1. momma bee November 27, 2013 at 5:19 pm Reply

    Sober is Sexy and you will look fabulous~ Can’t wait to read about it!

    • soberjournalist November 27, 2013 at 7:51 pm Reply

      Thank you! Sober IS sexy.

      • winston collins June 15, 2014 at 5:55 am

        T1 thinking is a self-destructive view of one’s self and others. Numerous books discuss toxic relationships between two or more people; but T1 relationships, which are produced by T1 thinking, are unique because they involve injury to the “self” of all individuals involved. People with injured selves will maintain close relationships only with others who have an injured self. These relationships are fatally flawed and irreparable. The only relationship that can be repaired is the individual’s relationship with her or himself, and only then can she or he recover the ability to develop healthy relationships with others. T1 thinking is a self-destructive perspective that children learn in the first few years of their lives from T1 thinking adults. It is a cycle that perpetuates itself and is a causal factor for many of modern society’s ills including family dysfunction, substance abuse and depression. Dr. Winston Collins’ book combines self-theory, psychodynamics, and spirituality to explain the psychological forces underlying troubled relationships between T1 partners, T1 family members, and other T1 associates. It goes on to teach a T1 thinker how to advance her or his recovery from this self-destructive thinking and achieve the personal freedom necessary for a happy and fulfilling life. Anyone involved in T1 relationships; people in recovery from any form of addiction; professionals in the mental health or drug/alcohol field; students of behavioral science, social work, and psychology; and members of the general public who want a better understanding of why people—including themselves—behave the way they do will find this book enlightening, moving, and liberating.

  2. FitFatFood November 27, 2013 at 5:24 pm Reply

    Wow, it’s a miracle something like that hasn’t happened to me yet. I hugely fancy someone I work with and I’m so relieved I’m not drinking because I know it will stop me thinking it’s a great idea to make a move.

    Good on you for not going to the party! It’s one of those weird nights of the year that no-one really wants to go to, however much they like their colleagues, and deals with it by getting drunk.

    Do you have a soberjournalist email address I could contact you at btw? 🙂

    • soberjournalist November 27, 2013 at 7:53 pm Reply

      I know quite a few people who met at work but when it doesn’t work out it is beyond awkward… I agree work parties are a bit weird. I mean, unless your boss is really cool who wants to spend their free time with them?! My email address is soberjournalist@gmail.com

  3. Shame Doesn't Define Me November 27, 2013 at 5:37 pm Reply

    Thanks for this post. It brought back a bunch of memories (albeit painful ones); however, this is a timely reminder of why I need to keep my drinking in check. Lord knows I’ve made enough embarrassing memories of holidays past. I appreciate your honesty; it is good to have these honest stories so we can all be real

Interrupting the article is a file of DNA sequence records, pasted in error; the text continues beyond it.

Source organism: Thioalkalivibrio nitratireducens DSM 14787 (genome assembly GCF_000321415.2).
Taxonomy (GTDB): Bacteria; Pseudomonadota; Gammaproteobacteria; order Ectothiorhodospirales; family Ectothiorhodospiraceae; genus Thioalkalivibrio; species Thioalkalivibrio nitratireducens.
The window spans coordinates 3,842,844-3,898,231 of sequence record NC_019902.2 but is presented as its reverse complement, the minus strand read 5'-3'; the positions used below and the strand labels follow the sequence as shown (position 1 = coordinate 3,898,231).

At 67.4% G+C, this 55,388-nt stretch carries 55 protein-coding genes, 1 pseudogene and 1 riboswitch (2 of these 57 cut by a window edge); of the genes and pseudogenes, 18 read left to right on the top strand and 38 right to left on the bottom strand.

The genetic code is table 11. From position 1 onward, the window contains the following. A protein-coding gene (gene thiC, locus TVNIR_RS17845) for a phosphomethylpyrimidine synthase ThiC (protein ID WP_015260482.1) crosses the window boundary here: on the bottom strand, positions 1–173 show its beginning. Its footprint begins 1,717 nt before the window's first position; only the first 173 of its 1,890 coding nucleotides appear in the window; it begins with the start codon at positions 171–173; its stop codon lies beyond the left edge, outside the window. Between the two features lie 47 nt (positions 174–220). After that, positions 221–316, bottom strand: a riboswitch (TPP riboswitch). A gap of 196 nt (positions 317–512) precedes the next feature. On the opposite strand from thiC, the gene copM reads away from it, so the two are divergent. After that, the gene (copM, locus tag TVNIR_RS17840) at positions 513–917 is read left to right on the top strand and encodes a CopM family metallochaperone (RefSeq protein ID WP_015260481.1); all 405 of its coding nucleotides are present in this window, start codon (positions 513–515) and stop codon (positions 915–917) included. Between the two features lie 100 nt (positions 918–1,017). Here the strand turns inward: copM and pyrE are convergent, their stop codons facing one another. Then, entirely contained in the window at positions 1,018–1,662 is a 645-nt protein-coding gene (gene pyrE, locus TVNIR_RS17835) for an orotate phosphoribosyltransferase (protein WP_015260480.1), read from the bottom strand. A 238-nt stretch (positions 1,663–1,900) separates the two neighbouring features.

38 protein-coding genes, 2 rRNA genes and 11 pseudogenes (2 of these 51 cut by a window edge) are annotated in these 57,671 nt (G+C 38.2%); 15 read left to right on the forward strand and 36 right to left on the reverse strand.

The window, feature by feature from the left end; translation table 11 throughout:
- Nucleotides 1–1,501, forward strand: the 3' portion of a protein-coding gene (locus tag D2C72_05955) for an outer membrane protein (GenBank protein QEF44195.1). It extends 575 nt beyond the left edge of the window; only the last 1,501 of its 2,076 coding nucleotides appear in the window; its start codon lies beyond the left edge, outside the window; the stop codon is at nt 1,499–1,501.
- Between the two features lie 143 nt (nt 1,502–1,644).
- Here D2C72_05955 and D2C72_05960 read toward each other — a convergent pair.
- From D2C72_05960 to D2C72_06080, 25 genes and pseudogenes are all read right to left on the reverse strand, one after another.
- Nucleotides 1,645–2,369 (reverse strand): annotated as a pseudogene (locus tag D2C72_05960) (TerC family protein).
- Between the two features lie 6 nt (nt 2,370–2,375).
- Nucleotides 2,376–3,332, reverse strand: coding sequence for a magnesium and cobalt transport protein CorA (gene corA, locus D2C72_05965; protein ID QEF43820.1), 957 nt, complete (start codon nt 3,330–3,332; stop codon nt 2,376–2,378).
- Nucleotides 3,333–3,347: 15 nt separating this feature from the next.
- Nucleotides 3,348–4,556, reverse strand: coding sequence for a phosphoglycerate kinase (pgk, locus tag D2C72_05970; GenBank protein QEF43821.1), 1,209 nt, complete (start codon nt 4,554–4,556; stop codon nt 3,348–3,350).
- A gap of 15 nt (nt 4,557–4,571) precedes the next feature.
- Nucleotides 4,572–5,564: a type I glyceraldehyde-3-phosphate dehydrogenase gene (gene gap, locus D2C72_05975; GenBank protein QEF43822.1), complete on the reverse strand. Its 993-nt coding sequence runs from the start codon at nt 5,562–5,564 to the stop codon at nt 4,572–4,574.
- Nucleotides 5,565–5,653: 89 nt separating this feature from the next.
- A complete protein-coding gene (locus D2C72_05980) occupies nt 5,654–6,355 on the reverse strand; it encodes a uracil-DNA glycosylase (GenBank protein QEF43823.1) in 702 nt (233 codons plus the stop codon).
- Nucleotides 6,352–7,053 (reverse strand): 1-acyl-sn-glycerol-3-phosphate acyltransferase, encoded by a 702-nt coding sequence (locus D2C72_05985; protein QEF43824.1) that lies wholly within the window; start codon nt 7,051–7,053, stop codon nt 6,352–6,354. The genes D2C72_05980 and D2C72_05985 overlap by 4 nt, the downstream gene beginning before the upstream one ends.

Happy Thanksgiving!

    • soberjournalist November 27, 2013 at 7:55 pm Reply

      Thanks. Embarrassing memories do serve a purpose, I guess! Happy thanksgiving.

  4. Drunky Drunk Girl November 27, 2013 at 7:36 pm Reply

    I ended up screaming at my CEO, kicking the door of a cab that they called for me, and then, getting arrested en route home and spending two nights in jail…after which I came into work two days later and was fired. How’s that for the worst Xmas party ever? It was horrendous, and I internalized a lot of the pain, but it’s over and I can say, I learned from it but I wouldn’t wish it upon anyone. I’m glad you realized that it’s OK to stop now, before it gets *really bad,* whatever that means. And, while something like that obviously might not happen again, you never know. I had been drinking to excess and blacking out and going bat shit crazy lately, but I wasn’t prepared to be taken down, literally, by the wine I was gulping at the party that night quite so forcefully. HUGS to us, and I’m glad you’re getting all done up and ready to go–me, too. Have one of the first parties of the season tonight, and I was gonna skip out, but…I think I should go. xx Thanks for this post…

    • soberjournalist November 27, 2013 at 7:59 pm Reply

      Oh my god, on the embarrassing scale you win, hands down! I’ve never done anything that crazy, but I have done things that are very out of character for me and looking back I can’t believe it was the same person making those decisions. You sound like a lovely person (sober!)so I can only imagine how you felt at the time. Definitely go to the party tonight and let me know how it goes. I am determined not to hide at home this party season, even though it seems like the easier option at times. Go out and have fun x